A Diagnosis of the Medical Center
In January 2010, UC Regents approved a $3.1 million bonus payment to 38 senior executives at the five UC medical centers. This controversial act took place at a sensitive time when the UC system faced an $813 million gap in state funding. Faculty and staff were furloughed, admission was halted, departments were shrunk and class sizes augmented. The Regents stated that the bonuses were funded by hospital revenue, not state or student funds. So who’s paying for what?
Fast forward to January 2011. Governor Jerry Brown has just proposed a new budget to close a $25.4 billion deficit. The plan includes a $500 million cut to the UC system, and a $1.7 billion reduction of Medi-Cal and Medicaid. UC medical centers are sure to take a hit, as Medi-Cal and Medicare payments of $294 million constituted nearly half of the UC Irvine Medical Center (UCIMC)’s net patient service revenues in 2010. UCIMC generates most of its revenue from the clinical service it provides.
UCIMC is an enterprise operation, meaning that it is self-sustaining. The hospital depends on fee-for-service and patient care costs. Grants constitute a fairly minor portion of the institution’s budget. In 2010, the medical center received additional state funding, including $29.8 million in Prop 61 funds from the state for children’s hospitals.
UCIMC Media Relations manager John Murray said it was premature to talk about the budget’s impact on the medical center. UCIMC remains somewhat isolated from the problems with state funding because it is fundamentally a hospital. People get sick no matter how the economy performs. However, future cuts in healthcare insurance may curb patient turnout rate and revenues in general.
On the other hand, physicians at the hospital are reimbursed according to the UCI School of Medicine (SOM)’s Health Sciences Compensation Plan. This plan stipulates physicians’ base salary according to three factors: 1. Stipends from holding academic, administrative, or managerial office, 2) Research grants that are mostly governmental, and 3. On-call rates and clinical practice. The fees associated with the clinical practice are paid through billing and insurance companies and overseen by the University Physicians & Surgeons, another UCI faculty practice organization.
Although public financial reports on the Medical Center explicitly show budget numbers, the magnitude of the institution causes problems when attempting to draw simple analyses. In 2010, the UCI Medical Center reported income “before other changes in net assets” of $33.6 million as compared to $52.3 million in 2009. Both amounts do not include cash, “committed” fees for charity care and university transfers. UCIMC reserves a portion of their revenue for charity care, which helps qualifying patients receive treatment at discounted or no charge.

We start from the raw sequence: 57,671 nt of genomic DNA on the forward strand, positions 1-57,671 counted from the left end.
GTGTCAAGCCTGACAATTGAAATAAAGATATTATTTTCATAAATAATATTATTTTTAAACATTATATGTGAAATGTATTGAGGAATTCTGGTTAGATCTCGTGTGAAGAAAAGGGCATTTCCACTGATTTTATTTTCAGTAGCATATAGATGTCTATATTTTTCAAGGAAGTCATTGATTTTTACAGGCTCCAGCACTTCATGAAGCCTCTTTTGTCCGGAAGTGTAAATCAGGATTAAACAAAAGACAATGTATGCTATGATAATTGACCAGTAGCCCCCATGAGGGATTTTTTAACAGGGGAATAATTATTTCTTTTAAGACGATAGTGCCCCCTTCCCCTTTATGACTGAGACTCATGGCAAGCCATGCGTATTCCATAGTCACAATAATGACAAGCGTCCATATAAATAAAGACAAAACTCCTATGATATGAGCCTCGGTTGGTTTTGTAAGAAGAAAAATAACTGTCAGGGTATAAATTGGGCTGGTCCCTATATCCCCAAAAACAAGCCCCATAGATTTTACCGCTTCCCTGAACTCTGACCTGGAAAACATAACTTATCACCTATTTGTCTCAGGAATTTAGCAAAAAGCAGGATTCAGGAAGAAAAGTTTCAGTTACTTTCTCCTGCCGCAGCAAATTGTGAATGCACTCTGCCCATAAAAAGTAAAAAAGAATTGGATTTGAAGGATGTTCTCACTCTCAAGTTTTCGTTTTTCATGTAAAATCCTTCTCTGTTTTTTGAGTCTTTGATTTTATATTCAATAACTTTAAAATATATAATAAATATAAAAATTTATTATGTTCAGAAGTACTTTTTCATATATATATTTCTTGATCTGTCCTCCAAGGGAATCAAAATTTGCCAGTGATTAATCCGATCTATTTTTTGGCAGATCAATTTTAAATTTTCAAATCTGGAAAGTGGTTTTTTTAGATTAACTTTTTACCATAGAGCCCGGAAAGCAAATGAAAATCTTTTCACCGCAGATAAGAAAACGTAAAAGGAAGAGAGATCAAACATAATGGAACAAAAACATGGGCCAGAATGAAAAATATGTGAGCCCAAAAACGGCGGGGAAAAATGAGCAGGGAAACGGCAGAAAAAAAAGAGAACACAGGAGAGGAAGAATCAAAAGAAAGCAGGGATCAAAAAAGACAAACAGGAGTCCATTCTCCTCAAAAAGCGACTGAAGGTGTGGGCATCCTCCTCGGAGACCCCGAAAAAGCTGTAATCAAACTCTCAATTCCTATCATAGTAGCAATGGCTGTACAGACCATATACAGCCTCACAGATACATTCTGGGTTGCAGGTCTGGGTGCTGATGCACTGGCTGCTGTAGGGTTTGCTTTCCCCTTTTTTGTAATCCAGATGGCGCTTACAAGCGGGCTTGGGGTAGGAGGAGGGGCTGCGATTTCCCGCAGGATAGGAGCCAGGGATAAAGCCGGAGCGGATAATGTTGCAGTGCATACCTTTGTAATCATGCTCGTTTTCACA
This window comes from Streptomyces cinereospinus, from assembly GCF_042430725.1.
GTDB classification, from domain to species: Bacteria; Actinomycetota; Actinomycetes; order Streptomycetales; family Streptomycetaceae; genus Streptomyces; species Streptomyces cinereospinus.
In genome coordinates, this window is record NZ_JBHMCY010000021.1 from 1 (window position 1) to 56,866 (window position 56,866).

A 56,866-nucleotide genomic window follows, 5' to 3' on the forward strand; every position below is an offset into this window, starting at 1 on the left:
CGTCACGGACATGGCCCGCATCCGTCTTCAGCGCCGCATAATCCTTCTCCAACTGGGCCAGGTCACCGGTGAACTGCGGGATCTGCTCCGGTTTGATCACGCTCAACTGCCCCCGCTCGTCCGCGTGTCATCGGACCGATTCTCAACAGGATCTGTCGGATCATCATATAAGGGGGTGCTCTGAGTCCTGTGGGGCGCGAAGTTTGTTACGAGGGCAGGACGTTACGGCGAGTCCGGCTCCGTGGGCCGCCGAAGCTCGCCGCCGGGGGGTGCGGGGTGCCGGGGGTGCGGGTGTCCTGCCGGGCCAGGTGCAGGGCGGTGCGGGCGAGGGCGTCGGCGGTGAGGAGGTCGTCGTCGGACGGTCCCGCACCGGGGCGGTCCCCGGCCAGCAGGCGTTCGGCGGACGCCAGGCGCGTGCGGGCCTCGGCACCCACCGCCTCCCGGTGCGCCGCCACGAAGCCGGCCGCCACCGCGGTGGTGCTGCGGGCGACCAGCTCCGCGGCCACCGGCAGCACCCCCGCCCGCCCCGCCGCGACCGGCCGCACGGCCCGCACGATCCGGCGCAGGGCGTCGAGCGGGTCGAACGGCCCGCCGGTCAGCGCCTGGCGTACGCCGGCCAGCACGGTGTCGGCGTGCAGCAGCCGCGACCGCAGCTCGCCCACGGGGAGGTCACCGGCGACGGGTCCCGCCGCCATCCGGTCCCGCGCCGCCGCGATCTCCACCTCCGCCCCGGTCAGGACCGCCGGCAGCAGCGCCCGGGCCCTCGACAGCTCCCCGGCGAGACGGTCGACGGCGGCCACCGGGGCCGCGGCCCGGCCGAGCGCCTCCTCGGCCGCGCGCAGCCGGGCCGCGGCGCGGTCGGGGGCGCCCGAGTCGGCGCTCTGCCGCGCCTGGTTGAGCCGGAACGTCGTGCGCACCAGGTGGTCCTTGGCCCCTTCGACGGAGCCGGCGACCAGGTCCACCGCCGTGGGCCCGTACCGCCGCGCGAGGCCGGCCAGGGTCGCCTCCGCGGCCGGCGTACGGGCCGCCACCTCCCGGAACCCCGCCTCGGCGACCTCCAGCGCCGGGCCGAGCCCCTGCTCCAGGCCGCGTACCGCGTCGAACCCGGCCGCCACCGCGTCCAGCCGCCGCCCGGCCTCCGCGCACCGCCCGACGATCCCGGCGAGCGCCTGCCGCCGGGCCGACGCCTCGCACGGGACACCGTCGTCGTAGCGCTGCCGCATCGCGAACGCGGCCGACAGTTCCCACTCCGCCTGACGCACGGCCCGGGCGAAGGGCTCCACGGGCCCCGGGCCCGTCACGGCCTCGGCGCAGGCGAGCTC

UCIMC also funds SOM for physician services, medical direction, clinical research support, faculty practice plans, funding for SOM programs and malpractice insurance. UCIMC transferred $65.8 million in 2010 and $53.4 million in 2009 for the academic and clinical support. UCI, at its discretion, also transferred $16.6 million from UCIMC in 2010. The specific payee and purpose was undisclosed in UCIMC’s financial report.
Over the past years, UCIMC has maintained steady growth in revenue. The 2009-2010 financial report stated a 5 percent increase of $29.3 million in total operating venues for the year ended June 30, 2010.
Employee salaries and wages in 2010 increased by $24.6 million, or 10.6 percent in the same year due to increased full time equivalent employees (“FTEs”) and union negotiated salary rate increases. At the same time, responding to budget cuts last year, medical faculty under the Health Sciences Compensation Plan was subject to furloughs.
Despite paying incentives, the UCI Medical Center isn’t as prosperous as the public conceives it to be. The new UCI Douglas Hospital opened for patient care in March 2009, boasting 482,428 square feet of space with 424 licensed beds. It is currently still under phase II improvement projects including construction of the Clinical Lab Replacement Building, renovation in the University Hospital Tower and the Chao Cancer Center, as well as general site renewal. Development is scheduled to finish by January 2012.
The entire project cost $635 million, which was financed principally through state lease and university-operated revenue bond funds, hospital reserves, gift funds, external financing and debt. Gift funds were $18.6 million and $1.7 million for the years ended June 30, 2010 and 2009, respectively. The UCI Medical Center increased its long-term debt by $240.9 million in 2009 as the result of additional borrowings from issuance of new bonds.
The proposed $500 million shortage will not directly affect the UCIMC as the hospital operates chiefly on clinical fees. In trying to understand UCIMC’s budget, there is no simple answer to how the UCIMC and its physicians and staff are funded. Without a clearer and complete view of UCIMC’s budget, suggestions such as diverting their funds to resolve the expected cuts are infant ideas that need to be developed. In the mean time, UC students are left in a dire circumstance without any say, and have no choice but to pay up.